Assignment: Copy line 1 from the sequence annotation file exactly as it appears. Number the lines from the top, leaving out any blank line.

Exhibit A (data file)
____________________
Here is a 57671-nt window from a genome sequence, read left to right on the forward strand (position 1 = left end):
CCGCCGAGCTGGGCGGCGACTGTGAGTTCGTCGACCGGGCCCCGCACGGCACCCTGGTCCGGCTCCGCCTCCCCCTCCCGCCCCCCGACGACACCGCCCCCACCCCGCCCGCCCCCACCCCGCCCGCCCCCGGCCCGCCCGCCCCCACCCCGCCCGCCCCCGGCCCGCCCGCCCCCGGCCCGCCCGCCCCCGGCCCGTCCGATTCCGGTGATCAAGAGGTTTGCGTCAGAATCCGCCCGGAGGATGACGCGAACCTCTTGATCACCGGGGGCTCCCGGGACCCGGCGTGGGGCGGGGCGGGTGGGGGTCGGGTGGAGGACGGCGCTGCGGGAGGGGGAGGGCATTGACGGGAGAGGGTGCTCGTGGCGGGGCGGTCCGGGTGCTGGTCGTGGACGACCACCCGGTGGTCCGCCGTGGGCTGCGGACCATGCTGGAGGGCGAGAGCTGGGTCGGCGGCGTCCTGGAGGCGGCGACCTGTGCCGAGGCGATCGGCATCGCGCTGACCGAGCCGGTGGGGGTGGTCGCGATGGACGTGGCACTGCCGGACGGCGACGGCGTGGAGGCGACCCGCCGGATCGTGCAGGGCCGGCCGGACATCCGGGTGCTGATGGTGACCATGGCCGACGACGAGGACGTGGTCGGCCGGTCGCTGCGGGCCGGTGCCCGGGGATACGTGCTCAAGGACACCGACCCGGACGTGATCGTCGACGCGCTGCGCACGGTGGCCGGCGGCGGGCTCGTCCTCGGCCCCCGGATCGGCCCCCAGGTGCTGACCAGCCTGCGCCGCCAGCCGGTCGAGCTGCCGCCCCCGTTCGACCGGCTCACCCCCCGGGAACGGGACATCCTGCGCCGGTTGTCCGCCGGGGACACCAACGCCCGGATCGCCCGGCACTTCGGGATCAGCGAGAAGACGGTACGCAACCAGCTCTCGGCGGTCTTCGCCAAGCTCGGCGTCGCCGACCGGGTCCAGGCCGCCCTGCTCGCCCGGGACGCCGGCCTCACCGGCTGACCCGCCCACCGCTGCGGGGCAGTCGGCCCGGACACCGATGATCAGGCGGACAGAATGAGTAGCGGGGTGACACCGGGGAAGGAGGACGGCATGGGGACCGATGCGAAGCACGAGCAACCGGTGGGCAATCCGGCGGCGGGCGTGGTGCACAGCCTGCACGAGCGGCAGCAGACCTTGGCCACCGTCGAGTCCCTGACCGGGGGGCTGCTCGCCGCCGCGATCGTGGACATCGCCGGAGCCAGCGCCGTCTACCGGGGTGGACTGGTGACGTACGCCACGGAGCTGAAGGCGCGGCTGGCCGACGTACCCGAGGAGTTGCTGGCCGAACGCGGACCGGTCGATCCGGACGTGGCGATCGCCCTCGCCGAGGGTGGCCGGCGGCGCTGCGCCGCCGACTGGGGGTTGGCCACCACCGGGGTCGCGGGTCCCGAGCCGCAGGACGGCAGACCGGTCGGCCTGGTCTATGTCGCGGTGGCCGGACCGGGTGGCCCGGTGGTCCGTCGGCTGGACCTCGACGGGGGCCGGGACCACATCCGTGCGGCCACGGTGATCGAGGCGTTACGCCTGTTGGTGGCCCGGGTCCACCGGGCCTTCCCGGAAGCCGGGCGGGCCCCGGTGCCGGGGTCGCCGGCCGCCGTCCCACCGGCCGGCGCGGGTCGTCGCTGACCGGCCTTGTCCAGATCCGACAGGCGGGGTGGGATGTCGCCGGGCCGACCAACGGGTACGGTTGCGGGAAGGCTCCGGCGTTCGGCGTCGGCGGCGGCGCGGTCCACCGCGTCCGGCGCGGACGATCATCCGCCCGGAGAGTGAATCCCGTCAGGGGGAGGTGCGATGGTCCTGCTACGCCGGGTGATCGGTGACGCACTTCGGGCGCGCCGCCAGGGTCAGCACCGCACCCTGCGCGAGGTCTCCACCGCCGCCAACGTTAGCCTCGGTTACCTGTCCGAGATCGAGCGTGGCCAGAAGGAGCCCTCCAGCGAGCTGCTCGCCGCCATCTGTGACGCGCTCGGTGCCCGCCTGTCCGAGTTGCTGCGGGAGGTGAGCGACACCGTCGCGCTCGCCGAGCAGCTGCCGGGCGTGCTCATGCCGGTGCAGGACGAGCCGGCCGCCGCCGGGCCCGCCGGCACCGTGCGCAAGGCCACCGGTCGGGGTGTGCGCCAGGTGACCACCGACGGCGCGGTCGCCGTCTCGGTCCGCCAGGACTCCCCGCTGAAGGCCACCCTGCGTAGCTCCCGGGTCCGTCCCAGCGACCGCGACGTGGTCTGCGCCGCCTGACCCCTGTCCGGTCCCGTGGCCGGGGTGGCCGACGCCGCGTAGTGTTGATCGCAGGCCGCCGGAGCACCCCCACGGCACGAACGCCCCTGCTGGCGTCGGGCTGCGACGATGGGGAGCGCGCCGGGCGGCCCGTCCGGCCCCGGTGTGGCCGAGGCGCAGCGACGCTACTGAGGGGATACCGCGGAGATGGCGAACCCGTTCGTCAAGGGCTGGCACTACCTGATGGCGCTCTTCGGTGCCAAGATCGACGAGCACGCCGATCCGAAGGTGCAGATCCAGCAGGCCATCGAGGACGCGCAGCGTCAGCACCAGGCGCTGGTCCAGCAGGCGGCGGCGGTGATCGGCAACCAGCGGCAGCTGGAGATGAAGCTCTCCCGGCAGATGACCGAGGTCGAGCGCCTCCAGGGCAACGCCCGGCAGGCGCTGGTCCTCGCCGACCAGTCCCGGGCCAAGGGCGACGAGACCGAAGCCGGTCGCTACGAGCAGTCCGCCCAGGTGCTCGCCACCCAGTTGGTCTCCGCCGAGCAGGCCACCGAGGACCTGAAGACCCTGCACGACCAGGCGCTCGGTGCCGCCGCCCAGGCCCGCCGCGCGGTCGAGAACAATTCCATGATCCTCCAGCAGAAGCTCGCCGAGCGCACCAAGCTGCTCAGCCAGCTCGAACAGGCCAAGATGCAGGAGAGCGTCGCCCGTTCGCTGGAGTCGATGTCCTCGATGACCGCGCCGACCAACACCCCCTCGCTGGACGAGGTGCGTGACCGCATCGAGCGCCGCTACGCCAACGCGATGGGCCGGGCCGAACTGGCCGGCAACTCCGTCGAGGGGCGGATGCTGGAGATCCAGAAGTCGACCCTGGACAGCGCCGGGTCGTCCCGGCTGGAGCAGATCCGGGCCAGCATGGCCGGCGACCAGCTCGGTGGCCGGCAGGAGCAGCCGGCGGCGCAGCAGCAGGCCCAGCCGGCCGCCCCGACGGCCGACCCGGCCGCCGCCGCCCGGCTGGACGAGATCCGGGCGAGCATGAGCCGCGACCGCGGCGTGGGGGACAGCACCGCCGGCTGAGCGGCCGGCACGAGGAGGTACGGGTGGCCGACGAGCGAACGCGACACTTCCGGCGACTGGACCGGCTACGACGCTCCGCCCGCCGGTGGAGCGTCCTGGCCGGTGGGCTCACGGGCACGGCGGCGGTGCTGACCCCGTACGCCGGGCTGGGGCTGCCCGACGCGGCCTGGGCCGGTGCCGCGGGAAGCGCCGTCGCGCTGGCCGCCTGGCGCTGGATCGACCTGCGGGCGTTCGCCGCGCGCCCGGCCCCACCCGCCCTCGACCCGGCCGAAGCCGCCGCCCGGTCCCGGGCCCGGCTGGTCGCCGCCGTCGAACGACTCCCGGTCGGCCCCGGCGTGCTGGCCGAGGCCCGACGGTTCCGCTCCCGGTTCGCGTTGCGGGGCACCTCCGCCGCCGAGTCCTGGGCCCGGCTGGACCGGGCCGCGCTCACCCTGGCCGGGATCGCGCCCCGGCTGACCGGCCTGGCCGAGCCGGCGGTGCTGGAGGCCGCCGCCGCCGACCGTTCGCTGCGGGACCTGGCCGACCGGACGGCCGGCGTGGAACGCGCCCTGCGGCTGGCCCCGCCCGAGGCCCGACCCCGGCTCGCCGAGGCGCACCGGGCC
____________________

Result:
Here is a 57671-nt window from a genome sequence, read left to right on the forward strand (position 1 = left end):